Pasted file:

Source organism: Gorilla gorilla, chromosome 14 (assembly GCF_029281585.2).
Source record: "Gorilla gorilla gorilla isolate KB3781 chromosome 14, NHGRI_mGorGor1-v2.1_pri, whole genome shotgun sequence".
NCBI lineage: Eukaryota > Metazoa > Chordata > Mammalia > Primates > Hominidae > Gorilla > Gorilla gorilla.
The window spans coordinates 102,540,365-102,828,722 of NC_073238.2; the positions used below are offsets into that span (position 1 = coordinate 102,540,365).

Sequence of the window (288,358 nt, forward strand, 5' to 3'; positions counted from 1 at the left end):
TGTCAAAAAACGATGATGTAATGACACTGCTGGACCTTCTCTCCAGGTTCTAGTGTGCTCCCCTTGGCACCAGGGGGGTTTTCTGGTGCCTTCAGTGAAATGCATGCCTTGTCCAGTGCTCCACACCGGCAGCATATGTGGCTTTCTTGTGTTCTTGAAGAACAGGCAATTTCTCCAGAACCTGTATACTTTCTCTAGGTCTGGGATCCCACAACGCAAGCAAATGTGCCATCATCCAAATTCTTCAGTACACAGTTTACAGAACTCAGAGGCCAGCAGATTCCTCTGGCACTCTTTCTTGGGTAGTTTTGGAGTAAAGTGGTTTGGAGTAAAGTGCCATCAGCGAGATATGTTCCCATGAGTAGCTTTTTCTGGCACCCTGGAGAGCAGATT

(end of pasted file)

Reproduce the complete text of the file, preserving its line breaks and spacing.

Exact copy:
Source organism: Gorilla gorilla, chromosome 14 (assembly GCF_029281585.2).
Source record: "Gorilla gorilla gorilla isolate KB3781 chromosome 14, NHGRI_mGorGor1-v2.1_pri, whole genome shotgun sequence".
NCBI lineage: Eukaryota > Metazoa > Chordata > Mammalia > Primates > Hominidae > Gorilla > Gorilla gorilla.
The window spans coordinates 102,540,365-102,828,722 of NC_073238.2; the positions used below are offsets into that span (position 1 = coordinate 102,540,365).

Sequence of the window (288,358 nt, forward strand, 5' to 3'; positions counted from 1 at the left end):
TGTCAAAAAACGATGATGTAATGACACTGCTGGACCTTCTCTCCAGGTTCTAGTGTGCTCCCCTTGGCACCAGGGGGGTTTTCTGGTGCCTTCAGTGAAATGCATGCCTTGTCCAGTGCTCCACACCGGCAGCATATGTGGCTTTCTTGTGTTCTTGAAGAACAGGCAATTTCTCCAGAACCTGTATACTTTCTCTAGGTCTGGGATCCCACAACGCAAGCAAATGTGCCATCATCCAAATTCTTCAGTACACAGTTTACAGAACTCAGAGGCCAGCAGATTCCTCTGGCACTCTTTCTTGGGTAGTTTTGGAGTAAAGTGGTTTGGAGTAAAGTGCCATCAGCGAGATATGTTCCCATGAGTAGCTTTTTCTGGCACCCTGGAGAGCAGATT